Kayte Lock: I think the role of point of care marketing also supports the physician in their practice. We know that waiting times are increasing. The time spent with the patient is decreasing. And so to be able to provide that educational support pre/post visit alleviates the physician from needing to have that conversation. So through that, we’re also gaining HCP support for the role pharma is playing in patient education.

Cliff Barone: So is it about looping that back to the organization so they really understand the value of point of care?

Kayte Lock: Absolutely. As I look at the patient check-in process, we’re helping the physician understand: What are the messages that the patient is receiving in that check-in process so that as they’re having the conversation, we’re helping to bridge that conversation?

Don Abruzzese: Definitely. As long as you’re solving a problem for either the physician or the patient or both they’ll welcome it. If you’re not offering value, they’re not going to engage. And that relationship is getting so much more complicated. There are so many more unknowns with the entire payer environment changing. So often you have to step in and help—especially to overcome misperceptions with regard to coverage and inconveniences that the patient might have.

Kayte Lock: We’re also seeing a lot of focus now to support the pharmacists, support the brand to avoid a reversal claim, and also to let patients know when their refills are available. So that’s supporting both conversion and adherence through retail. When you look at the ecosystem and the entire patient journey, I think there are so many opportunities that point of care marketing is now presenting for us.

Cliff Barone: So it sounds like there are still a lot of opportunities in the space potentially for things that aren’t offered right now that we could take advantage of. ROI was mentioned and it’s a constant challenge and continual process, certainly on the point of care side, as well as with other tactics we’re leveraging. What do you think can be done to improve the ROI process and what is your experience with that?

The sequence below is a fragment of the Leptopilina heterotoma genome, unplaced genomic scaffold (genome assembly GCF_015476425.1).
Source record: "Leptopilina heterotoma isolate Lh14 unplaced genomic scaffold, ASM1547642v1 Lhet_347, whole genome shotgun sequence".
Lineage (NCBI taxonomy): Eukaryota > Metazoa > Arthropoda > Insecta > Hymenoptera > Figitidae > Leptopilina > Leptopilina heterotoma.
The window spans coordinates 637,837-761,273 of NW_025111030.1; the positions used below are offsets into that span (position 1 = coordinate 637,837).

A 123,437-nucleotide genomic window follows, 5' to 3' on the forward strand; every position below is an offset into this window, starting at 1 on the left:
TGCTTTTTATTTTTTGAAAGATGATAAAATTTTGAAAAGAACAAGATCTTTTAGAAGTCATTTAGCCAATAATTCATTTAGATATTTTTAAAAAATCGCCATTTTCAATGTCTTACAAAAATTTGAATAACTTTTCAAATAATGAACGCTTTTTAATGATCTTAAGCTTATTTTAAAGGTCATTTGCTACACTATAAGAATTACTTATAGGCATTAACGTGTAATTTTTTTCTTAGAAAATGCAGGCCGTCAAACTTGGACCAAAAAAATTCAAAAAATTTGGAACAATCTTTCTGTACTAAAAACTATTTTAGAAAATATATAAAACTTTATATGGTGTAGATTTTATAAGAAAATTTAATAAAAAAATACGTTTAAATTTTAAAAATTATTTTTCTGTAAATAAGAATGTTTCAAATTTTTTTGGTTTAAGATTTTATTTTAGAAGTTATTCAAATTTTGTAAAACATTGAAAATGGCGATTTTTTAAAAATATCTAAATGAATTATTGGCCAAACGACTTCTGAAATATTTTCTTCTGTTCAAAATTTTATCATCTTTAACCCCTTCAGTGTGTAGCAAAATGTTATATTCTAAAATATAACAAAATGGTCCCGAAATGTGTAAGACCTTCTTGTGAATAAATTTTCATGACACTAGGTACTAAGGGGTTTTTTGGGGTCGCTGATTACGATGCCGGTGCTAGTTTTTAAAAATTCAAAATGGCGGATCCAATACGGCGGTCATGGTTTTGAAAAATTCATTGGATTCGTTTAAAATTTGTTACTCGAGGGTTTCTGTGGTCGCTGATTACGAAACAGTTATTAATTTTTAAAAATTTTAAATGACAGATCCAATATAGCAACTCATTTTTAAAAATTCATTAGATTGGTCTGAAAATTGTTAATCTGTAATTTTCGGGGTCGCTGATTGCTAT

Julie Holcombe: ROI is such a loaded concept. The measurement approach has to include factors besides the cost per script. For example, what’s the interpretation by the patient, who may not end up with a script for your product right away, but gains a more positive impression of your brand because you support educational efforts. Or the opinion of the program by HCPs, especially those that we may not be able to engage with otherwise? Those kind of results can’t be measured by script activity.

So prescription impact is only part of that package. But when it’s time to measure just that piece, whenever possible I work with a third-party. The fact is we’re never going to feel like we’ve got 100% definitive proof of prescription impact unless there’s a clean test and control study.

Don Abruzzese: Yes. So often when we do an ROI analysis it’s discounted because it’s a different tool, especially if you’re using a third-party or you’re using a supplier that’s measuring what they’re doing. So it really gets down to how accurate is the actual analysis?

How independent is it? And how much can you rely on it? How detailed can you get? Point of care actually can be measured very, very accurately because it’s geographically located. You can do a test and control using some very powerful big data analytic tools. The more data you feed these types of tools—the more powerful and insightful the results. They also allow you to do them in-house by your own analysts.

Ed Banfe: Another thing you can do is just make sure your analytics plans are more comprehensive. So you’re not just measuring that result. But you’re also getting a sense of what the leading indicators are. So if you’re changing someone’s willingness to ask—just that person’s stated willingness—then you should view that as supporting the higher ROI. Or whenever you’re increasing the perception of efficacy in your product among HCPs or patients, you know that can support the ROI argument.

Kayte Lock: I would agree. I think you can trust the ROI even more coming from a point of care tactic because you know exactly which offices you put the tactic in. You know how many other tactics are in that office. And you can do a really good analysis.